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  • Writer's pictureIan Fletcher

The EU/NZ Free Trade Agreement – Good, or Bad?

News last week of the signing in Brussels of the EU/New Zealand Free Trade Agreement (FTA). Four years in the making, and already some controversy among agricultural groups, who think a little longer at the negotiating table might have secured a better deal for beef producers, in particular. How should we assess the result – good, or bad? IAN FLETCHER – who has extensive experience around the tables in which this deal was negotiated, has spent years consulting to apicultural groups, and recently was elected chair of the Mānuka Honey Appellation Society – seeks to answer that question here.

Ian Fletcher.

By Ian Fletcher

Firstly, let me declare my interest: I used to work for the European Commission (a very long time ago – 1996-1998). I was a UK civil servant on loan. My area was indeed Free Trade Agreements (and their close cousins, customs unions). My job was to write EU internal rules on FTAs in general, and then to defend the EU’s agreements in the WTO. I am a fan of the EU; I enjoyed working with one of the most creative and committed groups of people I’ve ever met, and I see the EU as a force for good in the world. Judge my comments against that background.

We only have this week’s announcements to look at – the legal text is a couple of weeks away.

New Zealand Prime Minister Jacinda Ardern and European Council President Donald Tusk in Brussels, Belgium, where an agreement in principal has been reach on a free trade agreement.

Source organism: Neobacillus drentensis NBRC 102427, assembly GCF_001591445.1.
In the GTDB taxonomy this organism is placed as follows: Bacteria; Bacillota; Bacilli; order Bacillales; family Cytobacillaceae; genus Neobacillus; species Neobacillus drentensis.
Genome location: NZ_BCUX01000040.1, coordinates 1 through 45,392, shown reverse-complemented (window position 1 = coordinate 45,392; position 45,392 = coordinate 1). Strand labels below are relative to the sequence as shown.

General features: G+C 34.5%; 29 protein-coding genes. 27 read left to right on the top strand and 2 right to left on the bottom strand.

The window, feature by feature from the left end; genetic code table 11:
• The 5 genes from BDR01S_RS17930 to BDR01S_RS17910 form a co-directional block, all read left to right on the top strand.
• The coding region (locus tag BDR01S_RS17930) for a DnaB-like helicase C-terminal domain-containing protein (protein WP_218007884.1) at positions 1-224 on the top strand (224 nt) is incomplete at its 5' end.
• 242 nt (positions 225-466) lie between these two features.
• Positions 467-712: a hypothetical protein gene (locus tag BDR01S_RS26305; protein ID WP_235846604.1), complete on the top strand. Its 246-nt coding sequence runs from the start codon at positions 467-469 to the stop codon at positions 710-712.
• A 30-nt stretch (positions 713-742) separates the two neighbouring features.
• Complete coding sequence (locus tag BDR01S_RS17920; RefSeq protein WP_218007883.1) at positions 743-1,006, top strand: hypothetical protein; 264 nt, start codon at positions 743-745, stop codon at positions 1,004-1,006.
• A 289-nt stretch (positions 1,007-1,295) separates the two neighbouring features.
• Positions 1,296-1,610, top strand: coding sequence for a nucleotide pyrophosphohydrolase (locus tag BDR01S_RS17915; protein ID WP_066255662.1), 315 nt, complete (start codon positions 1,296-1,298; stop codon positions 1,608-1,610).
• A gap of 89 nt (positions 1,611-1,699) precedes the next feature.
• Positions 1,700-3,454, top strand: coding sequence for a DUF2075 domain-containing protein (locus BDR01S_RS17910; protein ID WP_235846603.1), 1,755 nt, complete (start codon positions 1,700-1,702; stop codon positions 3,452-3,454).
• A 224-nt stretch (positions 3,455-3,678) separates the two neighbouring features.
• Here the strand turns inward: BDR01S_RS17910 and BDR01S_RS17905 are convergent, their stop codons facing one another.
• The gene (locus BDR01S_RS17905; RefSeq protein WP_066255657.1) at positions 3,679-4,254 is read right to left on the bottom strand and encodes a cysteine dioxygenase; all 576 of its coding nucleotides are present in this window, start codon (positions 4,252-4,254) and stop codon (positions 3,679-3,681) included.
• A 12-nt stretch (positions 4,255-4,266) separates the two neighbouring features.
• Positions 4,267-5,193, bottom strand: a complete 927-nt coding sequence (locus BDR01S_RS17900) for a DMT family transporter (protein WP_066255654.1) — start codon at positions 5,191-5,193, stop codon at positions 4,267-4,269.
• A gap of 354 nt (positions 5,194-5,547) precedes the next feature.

At first sight, the EU/New Zealand agreement does what the EU always said it would: their top priority was protection for Europe’s geographical indications (GIs – some 2000 food and drink products, like champagne and feta). Until we see the legal text it won’t be clear how all these GIs will be treated. But New Zealand has agreed to change its law to protect many – or most of them. At present only wines and spirit GIs are protected. It’s not all one-way: the Government has secured grandfathering for existing producers of cheese called ‘parmesan’ (meaning they can continue with the label, but no new New Zealand producers can use the term), presumably at some cost for beef exporters. Cheese called ‘feta’ will have to go – it can be made only in the relevant locations of the EU. But there’s a long transition. Brie and Camembert are fine: they’re not GIs in the EU either, so NZ producers can carry on.

The agreement also provides for full opening of the New Zealand market for other goods, some improvements (for the EU) in our already open services and investment regimes, some lengthening of copyright protection (which I think is bad, but not disastrously so). Re-sold art works will attract a royalty for the original artist or their heirs. The bottom line: the EU had a list of objectives at the outset, and they’ve achieved most of them (the notable exception may be EU pressure for extended patent length for pharmaceuticals which we have been able to resist, which is a very good result).